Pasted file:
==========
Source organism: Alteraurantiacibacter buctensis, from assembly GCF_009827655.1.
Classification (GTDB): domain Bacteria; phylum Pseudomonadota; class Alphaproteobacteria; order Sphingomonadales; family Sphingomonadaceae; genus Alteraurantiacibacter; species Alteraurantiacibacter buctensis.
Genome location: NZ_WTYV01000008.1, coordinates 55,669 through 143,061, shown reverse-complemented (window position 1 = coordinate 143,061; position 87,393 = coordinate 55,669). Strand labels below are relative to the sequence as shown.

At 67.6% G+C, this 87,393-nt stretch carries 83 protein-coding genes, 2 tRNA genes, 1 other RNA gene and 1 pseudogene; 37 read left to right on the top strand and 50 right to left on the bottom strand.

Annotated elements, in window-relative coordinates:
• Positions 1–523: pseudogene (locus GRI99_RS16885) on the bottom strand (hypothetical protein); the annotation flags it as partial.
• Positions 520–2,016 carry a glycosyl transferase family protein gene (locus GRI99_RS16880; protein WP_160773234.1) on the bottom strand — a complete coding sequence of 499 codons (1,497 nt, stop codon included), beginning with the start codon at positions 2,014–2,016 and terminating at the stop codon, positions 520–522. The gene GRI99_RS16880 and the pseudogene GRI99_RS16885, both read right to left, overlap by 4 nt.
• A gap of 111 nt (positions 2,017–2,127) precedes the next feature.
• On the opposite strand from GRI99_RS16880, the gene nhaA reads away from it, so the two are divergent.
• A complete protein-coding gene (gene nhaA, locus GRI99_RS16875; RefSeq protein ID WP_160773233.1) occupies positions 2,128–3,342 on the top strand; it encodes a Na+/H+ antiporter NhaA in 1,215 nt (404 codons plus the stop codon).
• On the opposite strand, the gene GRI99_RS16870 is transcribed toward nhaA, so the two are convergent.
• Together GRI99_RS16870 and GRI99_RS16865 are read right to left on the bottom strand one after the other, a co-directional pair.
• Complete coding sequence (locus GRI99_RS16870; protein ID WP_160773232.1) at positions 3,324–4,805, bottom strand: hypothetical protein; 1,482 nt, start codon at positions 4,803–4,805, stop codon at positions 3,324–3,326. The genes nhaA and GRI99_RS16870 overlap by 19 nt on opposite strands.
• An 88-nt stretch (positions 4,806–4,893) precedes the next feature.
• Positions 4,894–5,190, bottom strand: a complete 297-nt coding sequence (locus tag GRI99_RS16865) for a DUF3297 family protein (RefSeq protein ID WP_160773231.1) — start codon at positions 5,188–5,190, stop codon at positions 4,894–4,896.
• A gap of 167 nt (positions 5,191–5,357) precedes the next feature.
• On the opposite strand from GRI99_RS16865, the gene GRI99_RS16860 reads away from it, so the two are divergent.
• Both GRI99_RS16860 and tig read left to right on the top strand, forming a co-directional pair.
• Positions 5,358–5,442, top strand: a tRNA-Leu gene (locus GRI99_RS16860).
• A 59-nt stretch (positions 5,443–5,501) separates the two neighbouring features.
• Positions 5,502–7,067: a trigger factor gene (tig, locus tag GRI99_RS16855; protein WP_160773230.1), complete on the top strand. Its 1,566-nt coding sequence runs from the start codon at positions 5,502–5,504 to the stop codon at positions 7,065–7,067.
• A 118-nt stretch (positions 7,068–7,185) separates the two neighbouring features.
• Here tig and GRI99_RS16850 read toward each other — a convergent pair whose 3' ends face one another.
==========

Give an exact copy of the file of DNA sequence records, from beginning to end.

Source organism: Alteraurantiacibacter buctensis, from assembly GCF_009827655.1.
Classification (GTDB): domain Bacteria; phylum Pseudomonadota; class Alphaproteobacteria; order Sphingomonadales; family Sphingomonadaceae; genus Alteraurantiacibacter; species Alteraurantiacibacter buctensis.
Genome location: NZ_WTYV01000008.1, coordinates 55,669 through 143,061, shown reverse-complemented (window position 1 = coordinate 143,061; position 87,393 = coordinate 55,669). Strand labels below are relative to the sequence as shown.

At 67.6% G+C, this 87,393-nt stretch carries 83 protein-coding genes, 2 tRNA genes, 1 other RNA gene and 1 pseudogene; 37 read left to right on the top strand and 50 right to left on the bottom strand.

Annotated elements, in window-relative coordinates:
• Positions 1–523: pseudogene (locus GRI99_RS16885) on the bottom strand (hypothetical protein); the annotation flags it as partial.
• Positions 520–2,016 carry a glycosyl transferase family protein gene (locus GRI99_RS16880; protein WP_160773234.1) on the bottom strand — a complete coding sequence of 499 codons (1,497 nt, stop codon included), beginning with the start codon at positions 2,014–2,016 and terminating at the stop codon, positions 520–522. The gene GRI99_RS16880 and the pseudogene GRI99_RS16885, both read right to left, overlap by 4 nt.
• A gap of 111 nt (positions 2,017–2,127) precedes the next feature.
• On the opposite strand from GRI99_RS16880, the gene nhaA reads away from it, so the two are divergent.
• A complete protein-coding gene (gene nhaA, locus GRI99_RS16875; RefSeq protein ID WP_160773233.1) occupies positions 2,128–3,342 on the top strand; it encodes a Na+/H+ antiporter NhaA in 1,215 nt (404 codons plus the stop codon).
• On the opposite strand, the gene GRI99_RS16870 is transcribed toward nhaA, so the two are convergent.
• Together GRI99_RS16870 and GRI99_RS16865 are read right to left on the bottom strand one after the other, a co-directional pair.
• Complete coding sequence (locus GRI99_RS16870; protein ID WP_160773232.1) at positions 3,324–4,805, bottom strand: hypothetical protein; 1,482 nt, start codon at positions 4,803–4,805, stop codon at positions 3,324–3,326. The genes nhaA and GRI99_RS16870 overlap by 19 nt on opposite strands.
• An 88-nt stretch (positions 4,806–4,893) precedes the next feature.
• Positions 4,894–5,190, bottom strand: a complete 297-nt coding sequence (locus tag GRI99_RS16865) for a DUF3297 family protein (RefSeq protein ID WP_160773231.1) — start codon at positions 5,188–5,190, stop codon at positions 4,894–4,896.
• A gap of 167 nt (positions 5,191–5,357) precedes the next feature.
• On the opposite strand from GRI99_RS16865, the gene GRI99_RS16860 reads away from it, so the two are divergent.
• Both GRI99_RS16860 and tig read left to right on the top strand, forming a co-directional pair.
• Positions 5,358–5,442, top strand: a tRNA-Leu gene (locus GRI99_RS16860).
• A 59-nt stretch (positions 5,443–5,501) separates the two neighbouring features.
• Positions 5,502–7,067: a trigger factor gene (tig, locus tag GRI99_RS16855; protein WP_160773230.1), complete on the top strand. Its 1,566-nt coding sequence runs from the start codon at positions 5,502–5,504 to the stop codon at positions 7,065–7,067.
• A 118-nt stretch (positions 7,068–7,185) separates the two neighbouring features.
• Here tig and GRI99_RS16850 read toward each other — a convergent pair whose 3' ends face one another.